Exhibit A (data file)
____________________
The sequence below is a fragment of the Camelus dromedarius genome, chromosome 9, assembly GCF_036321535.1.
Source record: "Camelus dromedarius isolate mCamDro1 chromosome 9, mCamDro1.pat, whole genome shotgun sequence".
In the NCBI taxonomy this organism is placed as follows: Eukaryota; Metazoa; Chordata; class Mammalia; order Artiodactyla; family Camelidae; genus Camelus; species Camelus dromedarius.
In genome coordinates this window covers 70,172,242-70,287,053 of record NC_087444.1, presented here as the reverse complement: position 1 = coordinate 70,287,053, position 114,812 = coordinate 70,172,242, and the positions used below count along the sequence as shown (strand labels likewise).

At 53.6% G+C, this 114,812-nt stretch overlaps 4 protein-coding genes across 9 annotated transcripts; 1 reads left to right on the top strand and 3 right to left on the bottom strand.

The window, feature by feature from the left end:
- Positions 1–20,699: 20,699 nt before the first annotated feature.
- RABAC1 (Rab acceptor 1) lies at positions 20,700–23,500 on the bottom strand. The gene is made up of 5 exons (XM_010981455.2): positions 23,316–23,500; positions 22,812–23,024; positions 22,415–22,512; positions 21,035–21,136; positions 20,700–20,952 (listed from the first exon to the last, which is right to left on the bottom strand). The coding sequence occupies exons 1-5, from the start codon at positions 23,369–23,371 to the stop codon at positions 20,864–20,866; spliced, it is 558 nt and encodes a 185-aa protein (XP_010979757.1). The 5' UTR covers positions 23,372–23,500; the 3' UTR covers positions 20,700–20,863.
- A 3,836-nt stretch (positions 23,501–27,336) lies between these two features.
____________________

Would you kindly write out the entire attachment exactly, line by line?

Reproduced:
The sequence below is a fragment of the Camelus dromedarius genome, chromosome 9, assembly GCF_036321535.1.
Source record: "Camelus dromedarius isolate mCamDro1 chromosome 9, mCamDro1.pat, whole genome shotgun sequence".
In the NCBI taxonomy this organism is placed as follows: Eukaryota; Metazoa; Chordata; class Mammalia; order Artiodactyla; family Camelidae; genus Camelus; species Camelus dromedarius.
In genome coordinates this window covers 70,172,242-70,287,053 of record NC_087444.1, presented here as the reverse complement: position 1 = coordinate 70,287,053, position 114,812 = coordinate 70,172,242, and the positions used below count along the sequence as shown (strand labels likewise).

At 53.6% G+C, this 114,812-nt stretch overlaps 4 protein-coding genes across 9 annotated transcripts; 1 reads left to right on the top strand and 3 right to left on the bottom strand.

The window, feature by feature from the left end:
- Positions 1–20,699: 20,699 nt before the first annotated feature.
- RABAC1 (Rab acceptor 1) lies at positions 20,700–23,500 on the bottom strand. The gene is made up of 5 exons (XM_010981455.2): positions 23,316–23,500; positions 22,812–23,024; positions 22,415–22,512; positions 21,035–21,136; positions 20,700–20,952 (listed from the first exon to the last, which is right to left on the bottom strand). The coding sequence occupies exons 1-5, from the start codon at positions 23,369–23,371 to the stop codon at positions 20,864–20,866; spliced, it is 558 nt and encodes a 185-aa protein (XP_010979757.1). The 5' UTR covers positions 23,372–23,500; the 3' UTR covers positions 20,700–20,863.
- A 3,836-nt stretch (positions 23,501–27,336) lies between these two features.